Allow me to share a few thoughts with those of you who might be in ministry or engaged in some kind of public speaking where you share the gospel message with others. Some certainly seem to do a better job at this than others.
I am amazed at how someone can take the life-changing, action-packed Word of God and actually make it boring. I cannot think of a torment worse for me than listening to bad preaching.
I heard a story of a minister who was asked to say a few words at a luncheon. He had been instructed to speak for about five minutes, but soon he had gone to ten minutes and then fifteen minutes. The moderator was clearing his throat, hoping the good reverend would notice it was time to stop. The preacher continued to speak. So the moderator actually pounded down his gavel. But on the minister droned. Twenty minutes had gone by, and people were getting upset. A few walked out. Finally, the moderator continuously pounded his gavel for the preacher to cease and desist. Still, the minister would not stop speaking. In frustration, the moderator threw his gavel at the preacher, narrowly missing him, and instead hitting an elderly man who had fallen asleep in the front row. The man woke up, heard the preacher still speaking, and mumbled to the moderator, “Hit me again! I can still hear him!”
There is no excuse for not communicating the gospel well. Paul said, “For I am not ashamed of the gospel of Christ, for it is the power of God to salvation.” (Rom. 1:16) There is explosive power in the message of the gospel. We don’t need to add to it or take away from it. We don’t need to complicate it or gloss it over. We just need to proclaim it and let God do His work.
Principle 4: Effective evangelism must be biblical.
Paul’s message was biblical. He opened with a cultural connection, but then took his listeners to the Word of God. This is important because, as I wrote earlier, God’s Word will never return void (see Isa. 55:11). I have heard so many evangelists begin with a humorous illustration or a tear-jerking story, and then essentially build their entire message on it. They will read a biblical text, which is nothing more than a point of departure, and then go back to their endless stories and jokes. This is a grave error. Never build a message on an illustration. Always build it on the Word of God. God did not say that clever illustrations would not return void; He said that His Word would not return void.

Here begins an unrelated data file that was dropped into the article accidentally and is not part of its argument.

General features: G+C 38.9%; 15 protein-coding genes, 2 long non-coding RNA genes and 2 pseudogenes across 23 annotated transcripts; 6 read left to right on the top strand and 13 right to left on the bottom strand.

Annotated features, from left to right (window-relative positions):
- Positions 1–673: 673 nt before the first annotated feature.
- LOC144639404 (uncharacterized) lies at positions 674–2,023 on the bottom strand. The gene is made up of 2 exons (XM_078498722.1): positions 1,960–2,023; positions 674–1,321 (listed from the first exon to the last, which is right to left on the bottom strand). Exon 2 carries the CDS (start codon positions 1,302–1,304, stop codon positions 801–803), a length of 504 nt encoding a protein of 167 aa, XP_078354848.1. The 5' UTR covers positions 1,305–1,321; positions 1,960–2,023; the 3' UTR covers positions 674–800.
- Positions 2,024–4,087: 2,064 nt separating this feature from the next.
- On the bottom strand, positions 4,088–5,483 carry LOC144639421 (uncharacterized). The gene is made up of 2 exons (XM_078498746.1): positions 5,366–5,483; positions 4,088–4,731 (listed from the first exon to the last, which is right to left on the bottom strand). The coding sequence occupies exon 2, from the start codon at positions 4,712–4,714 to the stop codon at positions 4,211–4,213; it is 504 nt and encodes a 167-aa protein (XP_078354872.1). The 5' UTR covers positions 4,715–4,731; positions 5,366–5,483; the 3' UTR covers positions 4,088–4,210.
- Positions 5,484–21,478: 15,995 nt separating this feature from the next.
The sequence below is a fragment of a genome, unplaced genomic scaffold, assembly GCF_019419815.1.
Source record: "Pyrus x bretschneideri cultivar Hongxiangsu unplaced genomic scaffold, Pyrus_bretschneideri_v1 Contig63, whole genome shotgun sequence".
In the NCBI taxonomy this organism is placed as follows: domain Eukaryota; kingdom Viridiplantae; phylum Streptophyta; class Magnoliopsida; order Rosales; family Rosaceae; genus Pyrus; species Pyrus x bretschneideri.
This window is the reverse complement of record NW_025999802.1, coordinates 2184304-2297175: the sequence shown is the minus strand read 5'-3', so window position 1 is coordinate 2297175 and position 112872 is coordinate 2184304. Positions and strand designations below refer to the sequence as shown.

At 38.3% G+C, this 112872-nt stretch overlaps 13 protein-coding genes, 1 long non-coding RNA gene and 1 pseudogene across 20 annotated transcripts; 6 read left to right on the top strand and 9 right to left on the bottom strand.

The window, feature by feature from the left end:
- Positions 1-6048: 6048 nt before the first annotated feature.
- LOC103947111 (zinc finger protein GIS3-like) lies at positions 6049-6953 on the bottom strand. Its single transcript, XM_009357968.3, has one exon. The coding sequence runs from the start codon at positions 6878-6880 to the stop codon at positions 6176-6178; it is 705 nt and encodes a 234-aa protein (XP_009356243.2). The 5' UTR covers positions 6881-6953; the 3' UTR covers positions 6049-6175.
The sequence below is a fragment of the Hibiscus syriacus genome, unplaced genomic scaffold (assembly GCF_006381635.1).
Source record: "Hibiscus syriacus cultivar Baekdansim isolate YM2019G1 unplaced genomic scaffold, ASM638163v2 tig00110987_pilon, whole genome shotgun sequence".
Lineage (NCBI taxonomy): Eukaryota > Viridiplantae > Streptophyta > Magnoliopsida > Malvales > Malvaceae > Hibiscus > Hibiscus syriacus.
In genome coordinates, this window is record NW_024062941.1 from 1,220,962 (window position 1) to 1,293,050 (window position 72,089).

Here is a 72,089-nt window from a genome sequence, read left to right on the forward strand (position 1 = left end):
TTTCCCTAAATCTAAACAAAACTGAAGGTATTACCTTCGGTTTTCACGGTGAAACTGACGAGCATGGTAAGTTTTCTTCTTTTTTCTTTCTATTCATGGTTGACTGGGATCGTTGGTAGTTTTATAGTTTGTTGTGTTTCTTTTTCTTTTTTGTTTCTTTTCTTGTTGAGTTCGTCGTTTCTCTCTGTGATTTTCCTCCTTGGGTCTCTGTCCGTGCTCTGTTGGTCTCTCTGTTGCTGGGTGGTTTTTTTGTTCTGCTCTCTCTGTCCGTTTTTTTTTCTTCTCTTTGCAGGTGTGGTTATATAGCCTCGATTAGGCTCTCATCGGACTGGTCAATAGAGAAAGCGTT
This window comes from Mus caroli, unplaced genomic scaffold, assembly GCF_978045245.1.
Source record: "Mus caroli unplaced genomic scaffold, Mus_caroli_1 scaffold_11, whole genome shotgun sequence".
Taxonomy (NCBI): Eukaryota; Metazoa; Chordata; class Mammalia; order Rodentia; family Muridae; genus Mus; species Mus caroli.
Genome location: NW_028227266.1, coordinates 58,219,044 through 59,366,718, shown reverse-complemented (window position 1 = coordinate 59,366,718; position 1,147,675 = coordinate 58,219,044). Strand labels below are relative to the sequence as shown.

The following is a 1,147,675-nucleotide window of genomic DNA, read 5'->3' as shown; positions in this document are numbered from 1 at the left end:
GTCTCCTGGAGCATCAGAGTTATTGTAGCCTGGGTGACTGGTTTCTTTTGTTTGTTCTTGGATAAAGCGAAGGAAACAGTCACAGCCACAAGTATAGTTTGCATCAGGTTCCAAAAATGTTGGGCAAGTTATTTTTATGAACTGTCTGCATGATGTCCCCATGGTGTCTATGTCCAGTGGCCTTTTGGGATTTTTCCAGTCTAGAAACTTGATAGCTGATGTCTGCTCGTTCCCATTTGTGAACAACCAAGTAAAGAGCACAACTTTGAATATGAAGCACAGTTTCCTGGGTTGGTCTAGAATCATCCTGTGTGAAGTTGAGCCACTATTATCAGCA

The great preacher C. H. Spurgeon said, “A sermon is the house; illustrations are the windows that let light in.” Don’t build a house of glass, yet don’t build a house without any windows, either. I have seen that glazed look coming over people’s faces while I am explaining a term like justification, only to see them spring back when a simple illustration is used.
Certainly, Jesus modeled this for us in His use of parables, which are earthly stories with a heavenly meaning—illustrations, in other words. Matthew 13:34 tells us, “Jesus always used stories and illustrations like these when speaking to the crowds. In fact, He never spoke to them without using such parables.” (NLT)
Where the Power Is
Illustrations certainly have their place, but the power is in God’s Word. Paul reminded Timothy of the power and sufficiency of Scripture:
From childhood, you have known the Holy Scriptures, which are able to make you wise for salvation through faith which is in Christ Jesus. All Scripture is given by inspiration of God, and is profitable for doctrine, for reproof, for correction, for instruction in righteousness, that the man of God may be complete, thoroughly equipped for every good work. (2 Tim. 3:15-17, emphasis mine)
The word “profitable” in verse 16 above focuses on the fact that Scripture is sufficient. Everything we need to know about God is found in the Bible. We don’t need some “new” revelation. As it’s been said, if it is new, it’s not true; if it is true, it’s not new. The objective is not to make the Bible relevant, because it is relevant. However, if we do not believe, as Paul stated, that “all Scripture is given by inspiration of God,” then we will have problems from the very beginning.